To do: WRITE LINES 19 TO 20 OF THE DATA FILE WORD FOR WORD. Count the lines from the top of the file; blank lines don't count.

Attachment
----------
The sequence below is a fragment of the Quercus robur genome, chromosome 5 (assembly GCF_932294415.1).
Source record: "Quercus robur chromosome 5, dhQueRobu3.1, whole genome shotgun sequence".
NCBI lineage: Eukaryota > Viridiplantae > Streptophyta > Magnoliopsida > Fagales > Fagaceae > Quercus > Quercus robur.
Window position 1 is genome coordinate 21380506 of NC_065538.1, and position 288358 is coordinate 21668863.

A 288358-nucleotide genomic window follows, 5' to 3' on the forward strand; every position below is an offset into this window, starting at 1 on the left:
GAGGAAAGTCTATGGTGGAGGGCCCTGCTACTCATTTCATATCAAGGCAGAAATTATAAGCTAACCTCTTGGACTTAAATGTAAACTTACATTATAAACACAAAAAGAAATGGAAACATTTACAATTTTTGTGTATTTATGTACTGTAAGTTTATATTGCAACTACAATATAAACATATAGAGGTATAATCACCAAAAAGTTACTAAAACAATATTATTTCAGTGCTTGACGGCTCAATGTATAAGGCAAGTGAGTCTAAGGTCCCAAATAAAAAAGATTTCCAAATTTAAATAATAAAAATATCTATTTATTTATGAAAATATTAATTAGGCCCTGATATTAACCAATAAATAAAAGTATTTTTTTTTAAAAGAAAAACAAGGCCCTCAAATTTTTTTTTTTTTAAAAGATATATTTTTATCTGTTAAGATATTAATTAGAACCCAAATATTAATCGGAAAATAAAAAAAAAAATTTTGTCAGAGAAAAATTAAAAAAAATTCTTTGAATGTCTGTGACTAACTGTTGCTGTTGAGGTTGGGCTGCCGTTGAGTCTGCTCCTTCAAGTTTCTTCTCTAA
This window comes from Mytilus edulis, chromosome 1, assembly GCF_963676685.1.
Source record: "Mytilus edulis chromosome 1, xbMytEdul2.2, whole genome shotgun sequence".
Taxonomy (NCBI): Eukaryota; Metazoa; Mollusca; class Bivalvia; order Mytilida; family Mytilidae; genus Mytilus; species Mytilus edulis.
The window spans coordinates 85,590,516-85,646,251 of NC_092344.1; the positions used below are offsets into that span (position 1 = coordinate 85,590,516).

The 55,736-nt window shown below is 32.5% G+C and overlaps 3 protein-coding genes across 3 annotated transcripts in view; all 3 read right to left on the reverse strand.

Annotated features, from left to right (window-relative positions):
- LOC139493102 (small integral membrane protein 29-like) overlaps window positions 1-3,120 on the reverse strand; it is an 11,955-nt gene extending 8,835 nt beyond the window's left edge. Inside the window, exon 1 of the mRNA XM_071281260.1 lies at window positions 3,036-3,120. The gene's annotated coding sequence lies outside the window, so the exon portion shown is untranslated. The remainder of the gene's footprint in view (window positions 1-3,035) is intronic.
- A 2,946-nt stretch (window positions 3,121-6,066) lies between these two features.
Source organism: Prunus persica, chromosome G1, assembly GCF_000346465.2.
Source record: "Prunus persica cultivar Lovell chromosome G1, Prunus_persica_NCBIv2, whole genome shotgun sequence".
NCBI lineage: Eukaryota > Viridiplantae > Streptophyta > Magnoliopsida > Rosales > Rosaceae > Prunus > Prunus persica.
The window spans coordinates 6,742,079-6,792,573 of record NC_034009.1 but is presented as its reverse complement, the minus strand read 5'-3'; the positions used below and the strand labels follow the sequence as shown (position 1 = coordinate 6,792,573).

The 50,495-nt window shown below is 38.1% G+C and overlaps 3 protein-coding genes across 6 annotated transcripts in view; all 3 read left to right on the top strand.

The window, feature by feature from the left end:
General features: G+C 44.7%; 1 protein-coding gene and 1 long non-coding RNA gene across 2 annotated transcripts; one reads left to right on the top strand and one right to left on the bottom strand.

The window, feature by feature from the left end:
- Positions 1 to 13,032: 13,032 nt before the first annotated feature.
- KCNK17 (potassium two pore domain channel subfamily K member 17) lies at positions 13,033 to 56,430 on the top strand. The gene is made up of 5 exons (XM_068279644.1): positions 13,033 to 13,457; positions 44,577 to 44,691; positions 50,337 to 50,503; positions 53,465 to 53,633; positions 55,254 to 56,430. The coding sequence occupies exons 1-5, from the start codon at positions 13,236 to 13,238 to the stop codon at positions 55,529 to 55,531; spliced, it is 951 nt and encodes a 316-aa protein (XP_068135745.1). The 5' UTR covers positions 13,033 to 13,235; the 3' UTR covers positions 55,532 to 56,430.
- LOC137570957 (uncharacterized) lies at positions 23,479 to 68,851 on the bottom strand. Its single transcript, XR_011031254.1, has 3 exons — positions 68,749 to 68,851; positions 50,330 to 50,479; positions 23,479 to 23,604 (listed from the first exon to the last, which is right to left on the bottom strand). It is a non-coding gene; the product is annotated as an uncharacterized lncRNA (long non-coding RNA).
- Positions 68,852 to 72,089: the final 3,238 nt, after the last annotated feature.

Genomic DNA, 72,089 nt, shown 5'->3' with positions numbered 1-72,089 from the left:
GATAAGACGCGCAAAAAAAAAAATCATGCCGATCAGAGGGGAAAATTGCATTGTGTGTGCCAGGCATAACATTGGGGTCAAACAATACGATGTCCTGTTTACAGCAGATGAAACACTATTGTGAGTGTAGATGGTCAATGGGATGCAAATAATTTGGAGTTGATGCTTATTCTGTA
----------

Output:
The 50,495-nt window shown below is 38.1% G+C and overlaps 3 protein-coding genes across 6 annotated transcripts in view; all 3 read left to right on the top strand.

The window, feature by feature from the left end: